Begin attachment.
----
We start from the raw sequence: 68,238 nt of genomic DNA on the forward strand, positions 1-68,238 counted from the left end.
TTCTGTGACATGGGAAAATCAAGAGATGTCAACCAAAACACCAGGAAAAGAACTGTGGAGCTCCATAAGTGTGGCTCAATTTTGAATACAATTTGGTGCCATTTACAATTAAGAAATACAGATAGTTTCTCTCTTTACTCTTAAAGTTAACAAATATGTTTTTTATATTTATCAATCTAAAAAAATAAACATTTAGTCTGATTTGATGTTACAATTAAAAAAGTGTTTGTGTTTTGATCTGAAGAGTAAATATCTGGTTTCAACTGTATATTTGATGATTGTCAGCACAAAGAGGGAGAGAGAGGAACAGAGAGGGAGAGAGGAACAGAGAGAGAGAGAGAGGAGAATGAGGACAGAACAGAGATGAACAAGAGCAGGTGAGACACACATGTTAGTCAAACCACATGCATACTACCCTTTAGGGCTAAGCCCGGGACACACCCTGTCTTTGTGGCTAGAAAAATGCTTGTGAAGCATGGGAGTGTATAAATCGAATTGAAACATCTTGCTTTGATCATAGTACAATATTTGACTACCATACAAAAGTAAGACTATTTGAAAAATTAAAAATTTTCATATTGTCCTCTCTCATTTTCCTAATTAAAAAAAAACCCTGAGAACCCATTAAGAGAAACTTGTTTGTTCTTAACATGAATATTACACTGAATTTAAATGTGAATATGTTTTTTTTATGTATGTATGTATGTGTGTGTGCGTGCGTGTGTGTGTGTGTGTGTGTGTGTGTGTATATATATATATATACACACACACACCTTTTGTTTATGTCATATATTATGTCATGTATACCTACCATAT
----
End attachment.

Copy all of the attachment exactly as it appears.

We start from the raw sequence: 68,238 nt of genomic DNA on the forward strand, positions 1-68,238 counted from the left end.
TTCTGTGACATGGGAAAATCAAGAGATGTCAACCAAAACACCAGGAAAAGAACTGTGGAGCTCCATAAGTGTGGCTCAATTTTGAATACAATTTGGTGCCATTTACAATTAAGAAATACAGATAGTTTCTCTCTTTACTCTTAAAGTTAACAAATATGTTTTTTATATTTATCAATCTAAAAAAATAAACATTTAGTCTGATTTGATGTTACAATTAAAAAAGTGTTTGTGTTTTGATCTGAAGAGTAAATATCTGGTTTCAACTGTATATTTGATGATTGTCAGCACAAAGAGGGAGAGAGAGGAACAGAGAGGGAGAGAGGAACAGAGAGAGAGAGAGAGGAGAATGAGGACAGAACAGAGATGAACAAGAGCAGGTGAGACACACATGTTAGTCAAACCACATGCATACTACCCTTTAGGGCTAAGCCCGGGACACACCCTGTCTTTGTGGCTAGAAAAATGCTTGTGAAGCATGGGAGTGTATAAATCGAATTGAAACATCTTGCTTTGATCATAGTACAATATTTGACTACCATACAAAAGTAAGACTATTTGAAAAATTAAAAATTTTCATATTGTCCTCTCTCATTTTCCTAATTAAAAAAAAACCCTGAGAACCCATTAAGAGAAACTTGTTTGTTCTTAACATGAATATTACACTGAATTTAAATGTGAATATGTTTTTTTTATGTATGTATGTATGTGTGTGTGCGTGCGTGTGTGTGTGTGTGTGTGTGTGTGTGTATATATATATATATACACACACACACCTTTTGTTTATGTCATATATTATGTCATGTATACCTACCATAT